The Golf Book is one of the most delightful Renaissance manuscripts from Belgium. The codex, written and illuminated in Bruges during the second quarter of the sixteenth century, features twenty-one superbly illustrated full-page miniatures, a calendar, and over forty historiated borders by the hand of one of the most renowned Flemish artists, Simon Bening.
Full-page Illustrations of Renaissance Sports Activities
Written in Latin, the Golf Book is certainly a fascinating book as it displays a collection of sports activities and pastimes typical of the period in which the manuscript was created. Its title is the result of a miniature on fol. 27r (a calendar page of the month of September) where four men are depicted while playing a game that resembles golf.
It is worth mentioning that the pages are not in their original order, for, originally, there would have been the calendar, followed by the book of hours, and finally the miniature of Boniface of Lausanne, which is now on fol. 1r.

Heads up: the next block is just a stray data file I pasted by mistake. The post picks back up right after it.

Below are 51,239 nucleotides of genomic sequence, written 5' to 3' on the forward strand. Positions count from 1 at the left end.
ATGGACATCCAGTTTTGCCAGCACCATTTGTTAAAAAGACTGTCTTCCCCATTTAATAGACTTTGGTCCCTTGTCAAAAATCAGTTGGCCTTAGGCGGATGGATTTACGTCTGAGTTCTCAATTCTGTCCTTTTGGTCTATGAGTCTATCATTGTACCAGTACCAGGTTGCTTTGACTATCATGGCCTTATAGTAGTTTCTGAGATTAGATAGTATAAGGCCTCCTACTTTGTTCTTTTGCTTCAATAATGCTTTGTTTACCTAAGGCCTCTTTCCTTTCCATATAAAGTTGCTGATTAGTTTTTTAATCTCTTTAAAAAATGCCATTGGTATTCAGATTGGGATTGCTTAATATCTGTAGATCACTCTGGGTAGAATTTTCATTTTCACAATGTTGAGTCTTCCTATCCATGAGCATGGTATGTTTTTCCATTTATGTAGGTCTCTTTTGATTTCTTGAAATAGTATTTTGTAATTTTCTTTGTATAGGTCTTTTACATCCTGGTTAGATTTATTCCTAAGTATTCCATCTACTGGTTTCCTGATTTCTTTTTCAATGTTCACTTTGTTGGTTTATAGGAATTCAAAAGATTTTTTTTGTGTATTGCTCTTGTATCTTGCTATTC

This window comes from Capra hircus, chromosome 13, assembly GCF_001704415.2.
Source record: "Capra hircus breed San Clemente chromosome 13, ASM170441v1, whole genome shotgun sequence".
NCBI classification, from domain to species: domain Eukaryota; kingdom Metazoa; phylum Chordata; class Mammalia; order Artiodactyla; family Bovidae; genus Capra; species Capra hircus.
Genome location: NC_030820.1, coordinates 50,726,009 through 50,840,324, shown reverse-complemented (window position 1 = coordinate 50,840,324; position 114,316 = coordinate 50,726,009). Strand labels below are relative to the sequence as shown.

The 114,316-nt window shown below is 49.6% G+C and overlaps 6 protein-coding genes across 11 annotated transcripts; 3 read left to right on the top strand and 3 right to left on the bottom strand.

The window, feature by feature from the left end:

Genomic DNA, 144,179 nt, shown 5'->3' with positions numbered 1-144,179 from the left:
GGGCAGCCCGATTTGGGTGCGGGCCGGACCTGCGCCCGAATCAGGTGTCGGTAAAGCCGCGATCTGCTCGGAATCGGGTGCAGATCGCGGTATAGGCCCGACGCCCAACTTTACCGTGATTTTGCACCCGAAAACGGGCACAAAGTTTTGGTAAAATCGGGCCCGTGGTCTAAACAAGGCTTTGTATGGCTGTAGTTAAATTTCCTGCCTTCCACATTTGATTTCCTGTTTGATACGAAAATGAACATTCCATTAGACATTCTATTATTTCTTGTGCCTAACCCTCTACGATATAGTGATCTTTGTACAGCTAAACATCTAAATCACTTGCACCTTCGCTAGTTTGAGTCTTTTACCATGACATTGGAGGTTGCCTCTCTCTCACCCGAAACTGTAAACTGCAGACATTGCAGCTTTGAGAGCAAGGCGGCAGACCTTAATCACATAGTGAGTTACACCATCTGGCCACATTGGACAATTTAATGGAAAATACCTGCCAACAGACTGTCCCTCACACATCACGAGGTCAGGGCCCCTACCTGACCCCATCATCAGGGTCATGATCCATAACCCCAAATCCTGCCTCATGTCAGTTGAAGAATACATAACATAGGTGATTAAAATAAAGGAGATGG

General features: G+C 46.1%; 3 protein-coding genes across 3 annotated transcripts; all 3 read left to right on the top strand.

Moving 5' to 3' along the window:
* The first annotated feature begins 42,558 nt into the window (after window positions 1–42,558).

Grisaille Decorations by Simon Bening
In addition to the full-page miniatures, the iconography of the Golf Book incorporates other types of illustrations, especially along the borders, such as medallions, architectonic decoration, and cameos in which Simon Bening applied the grisaille and semi-grisaille technique, that is, the use of different shades of grey.
Although only twenty-three pages of the manuscript remain, they are certainly enough to identify the hand that created such a remarkable iconographic apparatus. The fine illustrations are the work of Simon Bening, son of Alexander Bening, and his workshop in Bruges where he finally settled in around 1519.
A Beautiful Example of Gothic Script
The Book of Golf exhibits a superb example of Gothic script and appears to have been made for a Swiss patron, as the presence of the miniature of Boniface of Lausanne seems to suggest. What is certain is that the codex ended up among the possessions of Ernst von Pöllnitz (1813-1900), Chamberlain of Ludwig I of Bavaria, and of Duke Albert of Saxe-Coburg-Gotha, the curator and historian who owned it before selling it to the British Museum on April 13, 1861.
Like many medieval manuscripts the Golf Book lost its original binding, which was replaced with a eighteenth-century German one featuring velvet and metalwork. The manuscript now displays a British Museum in-house binding with gauffered and gilt edges, dated 1927.